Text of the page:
Matter of: Sarasota Measurements & Controls, Inc. File: B-252406.3 Date: July 15, 1994

B-252406.3: Jul 15, 1994

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Acceptable proposal which was reasonably found to have a higher "proposal risk" because of legitimate safety and schedule concerns. 2. Acceptable proposal where the source selection authority was reasonably concerned that the protester's low price for a major item of work that accounted for the cost differential between the proposals may reflect a lack of understanding on the part of the protester and created an increased risk of nonperformance of this work. The base term of the contract(s) is 3 years. The award for tank type IV was reserved as a small business set-aside. The three ratings were of equal weight with respect to each other. The RFP also provided that cost realism would be evaluated to determine whether the offeror's pricing was realistic and reasonable.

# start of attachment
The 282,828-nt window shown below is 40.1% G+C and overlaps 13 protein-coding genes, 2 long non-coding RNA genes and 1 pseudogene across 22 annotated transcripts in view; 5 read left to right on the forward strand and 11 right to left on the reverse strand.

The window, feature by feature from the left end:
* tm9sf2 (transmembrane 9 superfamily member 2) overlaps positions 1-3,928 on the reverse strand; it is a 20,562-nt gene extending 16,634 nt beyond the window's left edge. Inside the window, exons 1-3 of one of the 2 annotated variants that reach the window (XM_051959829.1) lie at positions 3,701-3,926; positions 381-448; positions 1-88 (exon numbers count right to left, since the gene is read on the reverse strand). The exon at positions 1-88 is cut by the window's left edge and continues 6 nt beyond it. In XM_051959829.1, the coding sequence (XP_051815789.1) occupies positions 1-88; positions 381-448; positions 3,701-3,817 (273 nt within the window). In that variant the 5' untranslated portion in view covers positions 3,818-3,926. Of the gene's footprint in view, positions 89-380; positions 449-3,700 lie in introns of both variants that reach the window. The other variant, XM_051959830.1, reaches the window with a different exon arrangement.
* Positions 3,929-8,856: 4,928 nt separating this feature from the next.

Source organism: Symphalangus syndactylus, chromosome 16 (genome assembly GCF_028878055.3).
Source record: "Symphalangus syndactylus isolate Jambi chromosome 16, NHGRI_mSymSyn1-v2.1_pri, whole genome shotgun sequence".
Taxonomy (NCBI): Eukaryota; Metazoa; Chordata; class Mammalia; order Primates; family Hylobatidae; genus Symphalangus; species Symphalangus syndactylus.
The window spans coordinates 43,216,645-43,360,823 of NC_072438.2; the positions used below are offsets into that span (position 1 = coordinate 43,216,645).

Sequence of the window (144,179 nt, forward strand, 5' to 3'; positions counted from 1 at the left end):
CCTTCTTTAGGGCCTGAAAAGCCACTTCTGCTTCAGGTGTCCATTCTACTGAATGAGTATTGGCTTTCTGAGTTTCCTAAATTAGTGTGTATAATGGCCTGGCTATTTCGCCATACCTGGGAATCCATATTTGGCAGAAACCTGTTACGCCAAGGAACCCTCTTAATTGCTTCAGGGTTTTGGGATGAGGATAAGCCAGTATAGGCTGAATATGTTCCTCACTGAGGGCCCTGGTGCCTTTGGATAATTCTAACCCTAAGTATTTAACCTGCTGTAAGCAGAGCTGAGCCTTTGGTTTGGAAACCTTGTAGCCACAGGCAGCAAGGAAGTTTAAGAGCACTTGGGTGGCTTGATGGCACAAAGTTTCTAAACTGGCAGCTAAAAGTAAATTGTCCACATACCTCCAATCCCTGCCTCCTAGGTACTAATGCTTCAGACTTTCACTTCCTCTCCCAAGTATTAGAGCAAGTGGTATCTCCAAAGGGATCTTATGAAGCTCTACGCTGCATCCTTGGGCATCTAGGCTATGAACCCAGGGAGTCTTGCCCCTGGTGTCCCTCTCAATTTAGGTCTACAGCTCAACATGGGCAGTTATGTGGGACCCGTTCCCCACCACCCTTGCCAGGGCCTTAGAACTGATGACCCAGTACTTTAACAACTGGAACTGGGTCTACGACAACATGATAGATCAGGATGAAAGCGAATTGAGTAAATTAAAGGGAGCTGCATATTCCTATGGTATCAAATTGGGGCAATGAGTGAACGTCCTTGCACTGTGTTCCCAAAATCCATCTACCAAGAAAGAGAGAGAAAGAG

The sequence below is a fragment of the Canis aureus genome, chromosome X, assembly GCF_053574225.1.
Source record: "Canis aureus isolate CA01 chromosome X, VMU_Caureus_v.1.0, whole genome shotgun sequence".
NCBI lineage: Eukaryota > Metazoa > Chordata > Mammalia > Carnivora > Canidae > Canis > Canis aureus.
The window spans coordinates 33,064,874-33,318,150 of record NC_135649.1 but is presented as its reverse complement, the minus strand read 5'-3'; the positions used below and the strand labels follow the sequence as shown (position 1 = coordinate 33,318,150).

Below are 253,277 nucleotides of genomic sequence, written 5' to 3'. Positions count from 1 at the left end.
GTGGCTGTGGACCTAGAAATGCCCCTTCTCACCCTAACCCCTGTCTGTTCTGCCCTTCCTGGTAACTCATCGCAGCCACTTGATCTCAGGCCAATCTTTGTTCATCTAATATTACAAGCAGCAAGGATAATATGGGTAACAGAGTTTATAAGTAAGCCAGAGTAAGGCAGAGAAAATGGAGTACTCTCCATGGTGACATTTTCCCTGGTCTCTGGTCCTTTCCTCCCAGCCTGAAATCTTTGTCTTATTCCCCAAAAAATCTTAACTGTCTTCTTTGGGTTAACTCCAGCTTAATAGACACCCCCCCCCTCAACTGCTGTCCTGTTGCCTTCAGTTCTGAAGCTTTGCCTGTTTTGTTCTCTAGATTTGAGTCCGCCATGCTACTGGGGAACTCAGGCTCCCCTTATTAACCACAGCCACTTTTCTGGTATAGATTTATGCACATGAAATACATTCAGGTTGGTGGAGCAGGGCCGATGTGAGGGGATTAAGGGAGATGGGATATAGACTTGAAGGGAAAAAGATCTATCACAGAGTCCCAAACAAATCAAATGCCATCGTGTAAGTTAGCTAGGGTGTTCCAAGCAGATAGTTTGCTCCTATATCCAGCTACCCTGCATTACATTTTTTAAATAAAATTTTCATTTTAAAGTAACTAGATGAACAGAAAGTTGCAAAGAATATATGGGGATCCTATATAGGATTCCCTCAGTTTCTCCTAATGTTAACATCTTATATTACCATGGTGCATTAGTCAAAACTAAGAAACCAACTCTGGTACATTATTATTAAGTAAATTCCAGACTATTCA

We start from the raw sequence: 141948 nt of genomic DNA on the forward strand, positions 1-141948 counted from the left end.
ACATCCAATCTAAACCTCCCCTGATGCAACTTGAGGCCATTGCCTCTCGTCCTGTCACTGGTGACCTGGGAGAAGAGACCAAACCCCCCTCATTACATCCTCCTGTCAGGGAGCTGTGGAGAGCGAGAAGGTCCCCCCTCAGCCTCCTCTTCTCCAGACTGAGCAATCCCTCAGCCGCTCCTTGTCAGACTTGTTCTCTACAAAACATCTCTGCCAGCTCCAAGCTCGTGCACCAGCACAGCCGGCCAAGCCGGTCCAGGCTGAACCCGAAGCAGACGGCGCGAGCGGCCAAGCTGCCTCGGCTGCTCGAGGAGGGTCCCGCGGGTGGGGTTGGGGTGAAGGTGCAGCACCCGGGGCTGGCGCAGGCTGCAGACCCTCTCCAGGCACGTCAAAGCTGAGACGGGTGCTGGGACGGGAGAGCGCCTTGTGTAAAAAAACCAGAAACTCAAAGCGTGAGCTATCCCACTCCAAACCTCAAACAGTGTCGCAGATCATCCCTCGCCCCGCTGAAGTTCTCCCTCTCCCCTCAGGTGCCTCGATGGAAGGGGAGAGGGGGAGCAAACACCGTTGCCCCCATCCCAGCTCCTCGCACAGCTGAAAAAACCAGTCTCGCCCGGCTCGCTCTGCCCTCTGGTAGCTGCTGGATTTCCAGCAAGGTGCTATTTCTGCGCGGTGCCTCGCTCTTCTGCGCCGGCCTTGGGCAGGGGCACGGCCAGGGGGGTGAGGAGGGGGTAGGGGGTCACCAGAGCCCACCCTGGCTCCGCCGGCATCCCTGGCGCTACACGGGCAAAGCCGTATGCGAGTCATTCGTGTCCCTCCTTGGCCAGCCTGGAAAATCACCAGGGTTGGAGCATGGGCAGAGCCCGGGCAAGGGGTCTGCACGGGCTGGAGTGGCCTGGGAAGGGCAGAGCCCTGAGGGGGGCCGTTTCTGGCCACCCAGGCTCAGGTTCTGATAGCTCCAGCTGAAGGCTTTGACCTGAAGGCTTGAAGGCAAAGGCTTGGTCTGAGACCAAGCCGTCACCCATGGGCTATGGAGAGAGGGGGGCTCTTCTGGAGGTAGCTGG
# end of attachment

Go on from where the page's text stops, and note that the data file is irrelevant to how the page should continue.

Matter of: Sarasota Measurements & Controls, Inc. File: B-252406.3 Date: July 15, 1994




We deny the protest.[1]

The Air Force previously awarded contracts under this RFP to ITT Barton and Engineering Design on February 10, 1993. Sarasota (and another unsuccessful offeror) protested these awards. In Sci-Tec Gauging, Inc.; Sarasota Measurements & Controls, Inc., B-252406; B-252406.2, June 25, 1993, 93-1 CPD Para. 494, we sustained Sarasota's protest that the agency used undisclosed evaluation factors in making the award selections. We recommended that the Air Force amend the solicitation to reflect all pertinent requirements and evaluation criteria, reopen discussions with all competitive range offerors, request best and final offers (BAFO), and proceed with the source selection process, terminating the awards if appropriate.